Amid new tensions between the US and Russia, Vancouver, Washington, where Valery Chkalov ended his record-breaking 1937 flight over the North Pole, has honored the Soviet pilot who became a US celebrity and built an air bridge between the two nations.
At the ceremony, the band played the Star-Spangled Banner and the Russian national anthem, while the city’s pro tem mayor spoke of the “lasting impact” the first uninterrupted flight across the North Pole has had on Vancouver. The flight was one of the most famous occasions in the life of Vancouver, a city that often has been overshadowed by its Canadian namesake further up the Pacific coast.
While a ceremony commemorating a Soviet hero in rural America may seem slightly exotic today, the sight of a plane emblazoned with the slogan “Stalin’s Route” touching down at the same Pearson Field where the ceremony was held to be greeted by General George Marshall – he of the Marshall Plan – must have seemed barely credible.
The flight came during the first heyday of aviation, when pilots were treated as intrepid adventurers – and needed to be, to set records.
Chkalov’s personality suited his feats to a T. Born to a poor rural family in 1904, he got his chance to fly a plane at only 18, and his gifts stood out from the thousands of cadets being trained to handle the rapidly-expanding Soviet air force. His character was both courageous and rebellious – as well as pioneering several high-risk stunts, and achieving notoriety for his penchant for flying under city bridges, he was discharged and convicted for insubordination, only to be reinstated.
Boosted in equal part by a propaganda machine and his own achievements and charisma, he became as famous in the USSR as cosmonaut Yuriy Gagarin would later be, when he captained his ANT-25 on a 56-hour flight for a total of 9,374 kilometers across the Soviet Union in 1936 – an unofficial flight distance world record at the time.
But crossing the North Pole the following year would be even harder. Any flight failure – record-breaking attempts often didn’t go the distance – would mean being stranded in the Arctic Circle, an almost certain death.
Setting off from Moscow with co-pilot Georgy Baydukov and navigator Aleksandr Belyakov on June 18, 1937, the crew suffered a litany of problems, building up on each other as they flew north at a moderate cruising speed of 165 km/h.
Darkness was accompanied by fog, and along with bad visibility came the inevitable cold weather. Soon, it was -20C inside the poorly-pressurized cabin, and exhausted from a lack of sleep, Chkalov and Baydukov took two-hour turns at the helm.
Ice collected on the wings of the plane, the engine coolant froze, oil began leaking, and oxygen supplies ran low.
Worst of all, having to maneuver around storms, the pilots realized that they did not have enough fuel to reach their original destination of San Francisco, and would have to improvise a landing.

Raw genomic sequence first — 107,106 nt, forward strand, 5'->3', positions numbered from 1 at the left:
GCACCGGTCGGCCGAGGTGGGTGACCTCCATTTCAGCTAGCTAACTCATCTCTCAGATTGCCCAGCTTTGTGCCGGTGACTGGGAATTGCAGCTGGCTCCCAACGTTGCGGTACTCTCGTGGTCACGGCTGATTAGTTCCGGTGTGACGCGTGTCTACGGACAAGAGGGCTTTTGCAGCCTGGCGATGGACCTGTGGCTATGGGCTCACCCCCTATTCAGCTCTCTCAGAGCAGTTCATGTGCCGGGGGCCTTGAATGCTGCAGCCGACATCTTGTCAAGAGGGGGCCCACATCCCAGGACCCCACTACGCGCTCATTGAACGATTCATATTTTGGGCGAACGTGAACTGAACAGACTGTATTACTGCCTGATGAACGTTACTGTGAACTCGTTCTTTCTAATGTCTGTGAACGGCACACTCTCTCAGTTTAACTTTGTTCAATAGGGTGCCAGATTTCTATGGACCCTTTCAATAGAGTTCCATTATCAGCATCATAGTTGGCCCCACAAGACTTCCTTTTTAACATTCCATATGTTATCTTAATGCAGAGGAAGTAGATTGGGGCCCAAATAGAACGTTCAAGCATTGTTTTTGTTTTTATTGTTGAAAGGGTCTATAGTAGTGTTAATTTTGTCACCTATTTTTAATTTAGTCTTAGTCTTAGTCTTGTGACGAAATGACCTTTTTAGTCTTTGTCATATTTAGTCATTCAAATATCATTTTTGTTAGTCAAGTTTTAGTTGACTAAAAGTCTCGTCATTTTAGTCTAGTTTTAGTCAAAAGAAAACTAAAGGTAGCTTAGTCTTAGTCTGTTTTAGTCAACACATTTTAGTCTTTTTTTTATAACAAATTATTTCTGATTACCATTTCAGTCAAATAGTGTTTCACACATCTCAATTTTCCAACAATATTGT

Forewarned of the ground-breaking flight, crowds began to gather at airfields all across the American Northwest. When Chkalov approached Portland’s airport, he decided that the crew and plane itself was not safe from the attentions of autograph-seekers and souvenir hunters.
So, the ANT-25 headed to nearby Pearson Field, where George Marshall, two years away from becoming the US Chief of Staff, raced the plane to make it there first, his uniform reportedly slung on top of his pyjamas.
“My father was working in Portland… He was 22 years old and was already very interested in aviation. And I think he left work in order to come over here and see this plane with his own eyes,” Barbara Fisher Smoody, one of the Washington ceremony attendees, told RT’s video agency, Ruptly.
In the event, Chkalov landed without a hitch, 63 hours 16 minutes after take-off, and an amazing 8,504 kilometers from Moscow, and with just 11 gallons of fuel left in the tank.
Despite the language barrier between the Soviet aviators and their American hosts, the meticulously planned tour was a triumph. All the front pages, a ticker tape parade in New York, and an audience with Franklin D. Roosevelt. The president spoke to the three men he genuinely admired for almost two hours, instead of the scheduled 15 minutes.
Back in Russia, Chkalov was received personally by Joseph Stalin, who already knew him well, but he never got the chance to move from cockpit to plush office. The following year, the pilot defied instructions, embarking on a test flight of a raw prototype of a Polikarpov I-180 fighter jet. The craft suffered engine failure, and hit power lines, throwing Chkalov out of the cabin and onto the ground. He died hours later, and with him came to end the I-180, and the careers of many of its constructors.
Dozens of streets in major Russian cities – and for some years even the city of Orenburg – were named after Chkalov.
But few places keep his memory as well as Pearson Field, which has become a museum and a memorial to one of the most heroic acts in civil aviation, attracting hundreds of attendees to the annual June commemoration.
“All of the people here can still see something like this as a way to come together,” said one of the attendees, Lindsey Shugart. “And that it’s not political – it’s just human connection.”